Here is the proposal of the founder of Internet Computer to “accelerate the end” of the war in Ukraine

Dominique Williams. Source: a video screenshot, DFINITY / YouTube

Dominic Williams, founder of the Internet Computer (ICP) and the non-profit organization dedicated to building and promoting it, DEFINITYhas a plan to help end the war in Ukraine.

Stressing that Russia has complete control over all media operating within its jurisdiction, which distributes “carefully crafted propaganda and false information,” Williams proposed to the crypto community to use the power of blockchain and smart contracts to counter this authoritarianism. .

He noted that one way to help end aggression against Ukraine is to convince the Russian people that war – as opposed to what the Russian leader calls “a humanitarian mission to protect the Ukrainian people genocide” – is a crime against humanity. .

This in turn will inspire the people to pressure the government to stop the invasion.

“Support for Vladimir Putin across Russia remains very high, perhaps in the range of 60-70%,” he said. “It will stay that way if he continues to control the flow of information to his people, allowing him to make the falsely perverse claim that the war is a humanitarian mission to protect Ukrainians from genocide.”

In order to persuade the Russian population, we need to find ways to communicate directly with them, Williams said, saying people living in Russia are “largely completely ignorant” of what is really going on in Ukraine.

“I am now proposing a way that blockchain and smart contracts can potentially help more, by getting millions of Russians to watch one or more comprehensive wartime informational videos,” he said.

All that is needed to execute the plan is Internet Computer, a public blockchain that hosts smart contracts running at web speed, and $250 million worth of bitcoin (BTC) and ether (ETH).

However, the scheme could be prevented if Russia cut off its population’s access to the internet, a decision that is would have already on the radar.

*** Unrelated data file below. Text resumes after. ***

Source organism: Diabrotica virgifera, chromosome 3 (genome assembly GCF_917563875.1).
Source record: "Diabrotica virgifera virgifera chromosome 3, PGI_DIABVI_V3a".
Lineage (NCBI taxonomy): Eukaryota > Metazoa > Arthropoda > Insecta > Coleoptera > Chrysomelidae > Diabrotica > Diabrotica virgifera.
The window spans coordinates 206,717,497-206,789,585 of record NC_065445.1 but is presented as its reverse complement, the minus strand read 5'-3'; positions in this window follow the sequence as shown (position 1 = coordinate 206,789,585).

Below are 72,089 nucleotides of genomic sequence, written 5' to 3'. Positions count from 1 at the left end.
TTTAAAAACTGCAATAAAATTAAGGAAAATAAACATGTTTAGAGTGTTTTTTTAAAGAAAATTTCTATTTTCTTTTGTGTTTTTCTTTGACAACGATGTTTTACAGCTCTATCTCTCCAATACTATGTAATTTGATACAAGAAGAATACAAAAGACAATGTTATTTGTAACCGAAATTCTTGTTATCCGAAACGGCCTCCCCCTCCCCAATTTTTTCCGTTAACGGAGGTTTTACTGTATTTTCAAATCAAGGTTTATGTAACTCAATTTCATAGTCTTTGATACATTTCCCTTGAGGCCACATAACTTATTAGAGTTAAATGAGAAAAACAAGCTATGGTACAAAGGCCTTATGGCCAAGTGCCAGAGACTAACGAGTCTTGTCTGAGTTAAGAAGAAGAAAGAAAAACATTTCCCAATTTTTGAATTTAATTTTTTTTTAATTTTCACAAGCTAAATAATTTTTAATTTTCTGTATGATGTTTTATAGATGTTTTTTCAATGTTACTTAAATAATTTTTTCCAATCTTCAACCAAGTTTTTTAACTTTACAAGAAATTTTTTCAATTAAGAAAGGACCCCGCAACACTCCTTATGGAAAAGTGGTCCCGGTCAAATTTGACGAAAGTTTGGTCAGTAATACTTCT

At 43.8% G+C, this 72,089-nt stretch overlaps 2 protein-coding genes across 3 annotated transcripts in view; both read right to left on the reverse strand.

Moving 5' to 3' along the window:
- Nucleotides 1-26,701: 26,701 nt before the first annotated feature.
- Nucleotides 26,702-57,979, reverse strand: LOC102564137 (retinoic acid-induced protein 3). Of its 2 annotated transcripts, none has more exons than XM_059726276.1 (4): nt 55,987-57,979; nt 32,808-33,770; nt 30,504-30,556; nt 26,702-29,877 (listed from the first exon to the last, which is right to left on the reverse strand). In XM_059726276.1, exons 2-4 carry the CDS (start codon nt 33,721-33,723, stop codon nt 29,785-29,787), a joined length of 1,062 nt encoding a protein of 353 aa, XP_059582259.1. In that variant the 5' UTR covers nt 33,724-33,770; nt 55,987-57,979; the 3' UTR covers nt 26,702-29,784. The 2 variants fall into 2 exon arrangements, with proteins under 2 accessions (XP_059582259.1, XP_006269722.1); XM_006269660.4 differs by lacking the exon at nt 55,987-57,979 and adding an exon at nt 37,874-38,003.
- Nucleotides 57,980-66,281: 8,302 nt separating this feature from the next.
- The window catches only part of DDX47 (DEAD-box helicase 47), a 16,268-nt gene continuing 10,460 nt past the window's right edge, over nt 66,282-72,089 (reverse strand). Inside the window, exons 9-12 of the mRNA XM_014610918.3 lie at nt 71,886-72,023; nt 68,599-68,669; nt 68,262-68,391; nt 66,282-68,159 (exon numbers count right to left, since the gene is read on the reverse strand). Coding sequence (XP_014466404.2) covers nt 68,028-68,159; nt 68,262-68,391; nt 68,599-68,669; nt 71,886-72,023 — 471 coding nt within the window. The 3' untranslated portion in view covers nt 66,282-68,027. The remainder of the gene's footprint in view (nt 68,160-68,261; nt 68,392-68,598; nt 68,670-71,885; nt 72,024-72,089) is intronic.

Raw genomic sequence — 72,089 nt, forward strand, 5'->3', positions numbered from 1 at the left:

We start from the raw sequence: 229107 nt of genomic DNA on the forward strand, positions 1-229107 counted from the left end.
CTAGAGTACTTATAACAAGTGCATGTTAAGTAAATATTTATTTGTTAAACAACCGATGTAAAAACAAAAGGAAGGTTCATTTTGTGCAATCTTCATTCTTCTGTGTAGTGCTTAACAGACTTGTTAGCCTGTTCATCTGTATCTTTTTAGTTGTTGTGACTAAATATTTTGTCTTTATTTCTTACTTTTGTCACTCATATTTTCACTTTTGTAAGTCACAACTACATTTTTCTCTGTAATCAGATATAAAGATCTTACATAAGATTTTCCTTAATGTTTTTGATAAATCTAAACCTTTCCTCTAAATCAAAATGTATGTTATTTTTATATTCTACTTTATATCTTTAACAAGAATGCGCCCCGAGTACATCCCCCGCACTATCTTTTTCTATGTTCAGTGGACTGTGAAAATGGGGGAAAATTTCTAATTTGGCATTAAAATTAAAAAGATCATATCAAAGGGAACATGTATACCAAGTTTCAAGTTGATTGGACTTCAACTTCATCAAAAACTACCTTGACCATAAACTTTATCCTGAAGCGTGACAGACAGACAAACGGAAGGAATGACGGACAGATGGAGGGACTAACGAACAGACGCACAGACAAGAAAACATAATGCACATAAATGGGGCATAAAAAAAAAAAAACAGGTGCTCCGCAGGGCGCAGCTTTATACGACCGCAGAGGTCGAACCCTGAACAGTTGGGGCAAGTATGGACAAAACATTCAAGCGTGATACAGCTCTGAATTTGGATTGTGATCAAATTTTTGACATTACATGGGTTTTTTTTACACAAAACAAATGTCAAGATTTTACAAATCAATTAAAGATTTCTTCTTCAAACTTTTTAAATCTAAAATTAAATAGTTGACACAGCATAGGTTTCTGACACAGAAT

Specifically, Williams suggested using virtual people parties, which allow large numbers of people to “prove their personality” anonymously, to ensure that all attendees are real people. Then entice them to watch an informative war video by paying $50 worth of crypto.

He also offered to create a Decentralized Autonomous Organization (DAO) to raise $250 million, which would be enough to pay 5 million Russians willing to watch the video.

However, technical challenges include releasing the virtual people party framework, which is still in alpha, preventing Russia from blocking IP addresses associated with the program, and raising $250 million in BTC and ETH.

“The technical challenges I’ve described will all be resolved anyway, it’s just a matter of time,” Williams said, saying that if “millions of people watched the video, it would certainly spark debate and discussion. massive over his assertions within Russia.”

Meanwhile, there have been mixed reactions to the proposal within the crypto community. Some users called the move a “cheap press stunt,” claiming that Williams could promote the IC project.

Others argued that the proposal, if it worked in practice, would not really have a useful impact.

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Other reactions:

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